Short Story

Gordon is a Discovery Financial Advisor, Philanthropist, Father, Husband and proud Durbanite with a lust for life and raising money by challenging himself physically in various events.

He is a 50-year-old that had a “healthy midlife crisis” aged 40 where he started doing physical challenges and raising money for various charities.

Ten years later having completed over 5000km in various events cycling, running, hiking, paddling, hand cycling and swimming he has helped raise millions for charities.

I really believe we need to get involved to save our wildlife for future generations.  The “Run For Rangers” challenge involves running 100km over two days in Babanango.

The aim is to raise funds for Project Rhino and for the rangers who protect the wildlife and this is something that appealed to me. Durban 2 Round Table has agreed to match any amount up to a total of R30 000 that I raise between now and the end of May so please donate generously.

I am by no means a natural runner but have done one marathon a handful of half marathons, many triathlons including 3 Half Ironman’s, 50km Mount-Aux Sources and the 21km Rhino Peak Challenge in pursuit of raising funds for some wonderful charities.

That’s why this goal of doing 100km over 2 days through the African Bush appeals to me.

Join me in activating generosity by donating a once off amount now.

#traderootactive

#activeforgood

#activeforchange

#runforchange

#rhinoproject

#sportsforlives

#salomonsa

#runforrangers

#Tomorrowisyours

Run For Lives – Gordon’s Run For Rangers


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Story

Babanango Game Reserve, located in the heart of Zululand, Kwazulu-Natal, is a showcase for one of the most ambitious rewilding projects in Southern Africa in recent years. Set among the breathtaking topography of the upper White Umfolozi River Valley, the reserve occupies a vast wilderness area of over 20,000 hectares that is steeped in Zulu history and layered upon geological features that date back to the beginning of time. The rugged mountains and valleys provide refuge for an extraordinary diversity of birds, plants, insects, reptiles, and mammals, including the elusive aardvark and aardwolf.

Visitors to Babanango Game Reserve can be assured of an unrivalled safari experience due to highly knowledgeable guides and a range of activities to choose from. Significant historical battle sites, such as Isandlwana and Rorke’s Drift, are located close by.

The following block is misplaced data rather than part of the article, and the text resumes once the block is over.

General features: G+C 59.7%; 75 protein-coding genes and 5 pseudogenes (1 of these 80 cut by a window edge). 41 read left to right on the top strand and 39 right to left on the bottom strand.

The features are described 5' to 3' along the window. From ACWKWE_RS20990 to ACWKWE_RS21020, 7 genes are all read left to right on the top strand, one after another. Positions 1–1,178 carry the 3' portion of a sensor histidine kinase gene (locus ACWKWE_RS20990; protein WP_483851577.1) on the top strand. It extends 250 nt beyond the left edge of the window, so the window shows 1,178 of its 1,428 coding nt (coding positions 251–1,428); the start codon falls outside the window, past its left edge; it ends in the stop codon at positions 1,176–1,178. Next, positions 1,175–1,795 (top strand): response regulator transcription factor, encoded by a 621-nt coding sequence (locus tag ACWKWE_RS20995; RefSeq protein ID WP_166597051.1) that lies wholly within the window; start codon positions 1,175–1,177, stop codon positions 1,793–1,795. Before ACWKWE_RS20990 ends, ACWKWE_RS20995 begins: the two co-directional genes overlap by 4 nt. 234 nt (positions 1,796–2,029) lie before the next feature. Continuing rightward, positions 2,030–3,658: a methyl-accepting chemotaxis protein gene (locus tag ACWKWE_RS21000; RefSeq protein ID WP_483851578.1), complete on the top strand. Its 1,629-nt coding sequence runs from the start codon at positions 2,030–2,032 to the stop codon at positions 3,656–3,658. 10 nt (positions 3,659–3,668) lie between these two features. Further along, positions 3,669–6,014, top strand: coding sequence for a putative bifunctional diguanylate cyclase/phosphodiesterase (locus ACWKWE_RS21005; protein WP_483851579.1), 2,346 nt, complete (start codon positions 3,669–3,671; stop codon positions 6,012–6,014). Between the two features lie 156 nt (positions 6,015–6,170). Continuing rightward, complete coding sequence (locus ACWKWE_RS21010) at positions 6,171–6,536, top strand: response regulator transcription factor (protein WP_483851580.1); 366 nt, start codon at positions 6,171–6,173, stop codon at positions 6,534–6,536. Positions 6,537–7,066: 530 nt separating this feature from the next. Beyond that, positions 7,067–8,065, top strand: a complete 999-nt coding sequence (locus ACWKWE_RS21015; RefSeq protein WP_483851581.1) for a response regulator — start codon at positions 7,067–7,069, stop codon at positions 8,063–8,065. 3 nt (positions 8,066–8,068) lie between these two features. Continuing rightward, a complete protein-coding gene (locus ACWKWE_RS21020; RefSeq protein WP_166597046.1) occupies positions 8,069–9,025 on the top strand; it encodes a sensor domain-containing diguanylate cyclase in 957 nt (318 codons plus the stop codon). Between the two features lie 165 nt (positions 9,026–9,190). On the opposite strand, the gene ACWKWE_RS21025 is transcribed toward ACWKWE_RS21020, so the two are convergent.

Project Rhino was launched on World Rhino Day, 22 September 2011. It is a rhino-focussed association that brings together a provincial government conservation body, private and community-owned reserves, rhino owners, leading conservation NGOs and anti-poaching security specialists in the common aim of fighting wildlife crime.

Together with South Africa’s Kruger National Park, Project Rhino member reserves are collectively responsible for the protection of the world’s largest rhino population, as well as the most genetically diverse white rhino population. Devastatingly, our rhino have become a target for highly organised poaching rings and crime syndicates, fuelled largely by an ongoing and unfounded demand by traditional Eastern medicine. Rhino numbers have plummeted – more than 8,000 have been lost in RSA in the last decade – whilst the costs of keeping the remaining populations safe have increased astronomically.

Project Rhino initiatives range from urgent anti-poaching and wildlife crime interventions to a long-term outlook focused on developing empowered communities who own, manage and protect the Conservation Economy.

Project Rhino’s Four Pillars of Support

The Project Rhino platform ensures that efforts to protect white and black rhino populations are coherent and avoids duplication of work. It collaborates with anti-poaching and wildlife economy initiatives throughout southern Africa to share strategies and best practices. Project Rhino follows a four-pronged approach:

Co-ordination Unit: The team that keeps the engines running: 1) mobilising stakeholders; 2) gathering and synthesising anti-poaching intelligence; 3) prioritising needs; and 4) sourcing funds and donations. Without effective coordination, we would see a disjointed and dysfunctional response to wildlife crime – resulting in higher poaching numbers.

Ranger and Technical Support: Direct training equipment support to rangers, anti-poaching technologies, dehorning interventions, equipping, and supporting the K9 and Equine units, and the ZAP-Wing aerial surveillance unit, including the lease and support costs of the airfield at Hluhluwe, northern KZN.

Wildlife Youth & Leadership Development (WYLD): Interaction and education of youth and wildlife communities through Rhino (Wild) Art, Youth Camps, Leadership Forums, World Youth Wildlife Summit and others. Helping to build our current and future conservation champions through supportive platforms.

Conservation Economy and Enterprise: Supporting livelihoods by building a network of responsible use landscapes that provide opportunities for local job creation and small business development, including permaculture food gardens.